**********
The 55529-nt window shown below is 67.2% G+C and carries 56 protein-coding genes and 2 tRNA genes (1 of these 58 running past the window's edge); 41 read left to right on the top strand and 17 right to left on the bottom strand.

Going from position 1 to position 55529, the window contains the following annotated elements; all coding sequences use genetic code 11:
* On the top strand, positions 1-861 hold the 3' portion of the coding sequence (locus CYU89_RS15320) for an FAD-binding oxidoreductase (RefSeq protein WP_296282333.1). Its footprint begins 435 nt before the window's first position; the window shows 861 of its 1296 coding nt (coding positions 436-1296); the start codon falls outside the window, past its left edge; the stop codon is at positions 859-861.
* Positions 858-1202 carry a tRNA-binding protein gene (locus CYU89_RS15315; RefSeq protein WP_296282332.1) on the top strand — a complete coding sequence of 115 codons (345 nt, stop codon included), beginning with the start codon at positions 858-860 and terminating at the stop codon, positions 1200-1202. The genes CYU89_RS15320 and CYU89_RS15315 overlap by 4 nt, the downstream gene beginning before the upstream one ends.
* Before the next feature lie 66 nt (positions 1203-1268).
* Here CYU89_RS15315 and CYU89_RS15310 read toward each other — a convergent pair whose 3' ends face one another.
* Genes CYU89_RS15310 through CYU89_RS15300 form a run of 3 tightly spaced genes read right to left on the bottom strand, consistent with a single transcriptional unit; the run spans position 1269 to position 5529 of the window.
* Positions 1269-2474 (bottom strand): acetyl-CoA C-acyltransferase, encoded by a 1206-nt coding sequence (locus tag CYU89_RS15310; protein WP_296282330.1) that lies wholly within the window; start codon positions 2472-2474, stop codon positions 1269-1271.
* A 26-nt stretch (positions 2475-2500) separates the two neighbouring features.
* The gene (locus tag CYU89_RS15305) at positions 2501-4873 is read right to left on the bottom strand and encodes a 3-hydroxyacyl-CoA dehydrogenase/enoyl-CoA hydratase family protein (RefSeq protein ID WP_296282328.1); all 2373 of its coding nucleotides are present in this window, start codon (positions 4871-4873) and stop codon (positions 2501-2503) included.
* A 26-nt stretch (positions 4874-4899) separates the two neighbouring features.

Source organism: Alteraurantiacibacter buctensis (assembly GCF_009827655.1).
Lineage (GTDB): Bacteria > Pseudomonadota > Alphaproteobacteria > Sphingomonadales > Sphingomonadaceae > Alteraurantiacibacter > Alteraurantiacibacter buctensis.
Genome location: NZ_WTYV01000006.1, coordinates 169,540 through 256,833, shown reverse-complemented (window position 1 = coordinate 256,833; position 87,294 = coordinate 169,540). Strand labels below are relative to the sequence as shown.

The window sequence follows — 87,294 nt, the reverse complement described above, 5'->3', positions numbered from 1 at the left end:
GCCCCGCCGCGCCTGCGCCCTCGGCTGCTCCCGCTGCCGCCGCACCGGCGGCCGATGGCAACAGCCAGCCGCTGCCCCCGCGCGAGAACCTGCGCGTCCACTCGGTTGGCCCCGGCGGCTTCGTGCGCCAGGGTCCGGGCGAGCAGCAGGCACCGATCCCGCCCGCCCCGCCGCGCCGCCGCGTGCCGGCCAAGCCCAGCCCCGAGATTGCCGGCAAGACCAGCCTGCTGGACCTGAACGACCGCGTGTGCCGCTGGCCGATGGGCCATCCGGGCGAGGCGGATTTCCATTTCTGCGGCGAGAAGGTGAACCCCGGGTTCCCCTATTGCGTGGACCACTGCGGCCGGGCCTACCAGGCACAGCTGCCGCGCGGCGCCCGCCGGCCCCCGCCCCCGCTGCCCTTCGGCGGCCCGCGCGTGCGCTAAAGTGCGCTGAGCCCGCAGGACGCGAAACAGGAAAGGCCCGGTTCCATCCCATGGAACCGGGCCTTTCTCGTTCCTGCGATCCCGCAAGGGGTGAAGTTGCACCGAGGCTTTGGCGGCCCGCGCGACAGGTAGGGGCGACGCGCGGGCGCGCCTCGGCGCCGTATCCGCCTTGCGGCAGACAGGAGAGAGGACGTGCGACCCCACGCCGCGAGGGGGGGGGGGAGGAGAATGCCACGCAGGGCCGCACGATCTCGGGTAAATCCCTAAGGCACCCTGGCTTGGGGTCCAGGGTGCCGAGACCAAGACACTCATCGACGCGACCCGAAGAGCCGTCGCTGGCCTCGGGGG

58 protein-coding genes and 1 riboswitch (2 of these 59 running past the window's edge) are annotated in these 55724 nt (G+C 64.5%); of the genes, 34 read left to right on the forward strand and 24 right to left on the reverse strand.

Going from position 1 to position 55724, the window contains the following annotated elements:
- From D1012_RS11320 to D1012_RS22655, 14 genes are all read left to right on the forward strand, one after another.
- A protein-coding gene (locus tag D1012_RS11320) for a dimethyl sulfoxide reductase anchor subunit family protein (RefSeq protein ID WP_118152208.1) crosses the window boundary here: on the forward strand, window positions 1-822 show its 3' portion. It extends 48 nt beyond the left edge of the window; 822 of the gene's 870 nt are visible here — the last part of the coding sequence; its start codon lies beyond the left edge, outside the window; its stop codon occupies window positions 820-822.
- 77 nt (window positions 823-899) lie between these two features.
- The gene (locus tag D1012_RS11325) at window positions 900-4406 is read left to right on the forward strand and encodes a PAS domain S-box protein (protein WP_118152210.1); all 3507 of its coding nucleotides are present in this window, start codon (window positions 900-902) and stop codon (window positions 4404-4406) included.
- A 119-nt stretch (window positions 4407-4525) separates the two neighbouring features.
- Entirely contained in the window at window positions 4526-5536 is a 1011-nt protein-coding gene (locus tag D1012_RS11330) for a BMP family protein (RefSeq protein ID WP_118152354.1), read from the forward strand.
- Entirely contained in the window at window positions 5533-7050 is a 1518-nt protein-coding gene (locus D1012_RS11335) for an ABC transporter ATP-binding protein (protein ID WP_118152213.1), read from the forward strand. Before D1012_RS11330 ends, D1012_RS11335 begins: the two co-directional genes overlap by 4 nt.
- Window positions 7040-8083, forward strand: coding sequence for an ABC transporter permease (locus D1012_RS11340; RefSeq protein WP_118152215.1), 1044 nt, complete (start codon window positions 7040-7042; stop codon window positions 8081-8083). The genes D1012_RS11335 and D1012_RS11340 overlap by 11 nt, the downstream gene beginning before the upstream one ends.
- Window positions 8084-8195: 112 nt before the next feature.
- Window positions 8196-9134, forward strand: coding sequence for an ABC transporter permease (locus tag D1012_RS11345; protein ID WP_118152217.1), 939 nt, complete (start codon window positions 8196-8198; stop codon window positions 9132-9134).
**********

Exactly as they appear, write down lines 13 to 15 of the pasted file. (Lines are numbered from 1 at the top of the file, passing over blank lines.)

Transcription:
Lineage (GTDB): Bacteria > Pseudomonadota > Alphaproteobacteria > Sphingomonadales > Sphingomonadaceae > Alteraurantiacibacter > Alteraurantiacibacter buctensis.
Genome location: NZ_WTYV01000006.1, coordinates 169,540 through 256,833, shown reverse-complemented (window position 1 = coordinate 256,833; position 87,294 = coordinate 169,540). Strand labels below are relative to the sequence as shown.

The window sequence follows — 87,294 nt, the reverse complement described above, 5'->3', positions numbered from 1 at the left end: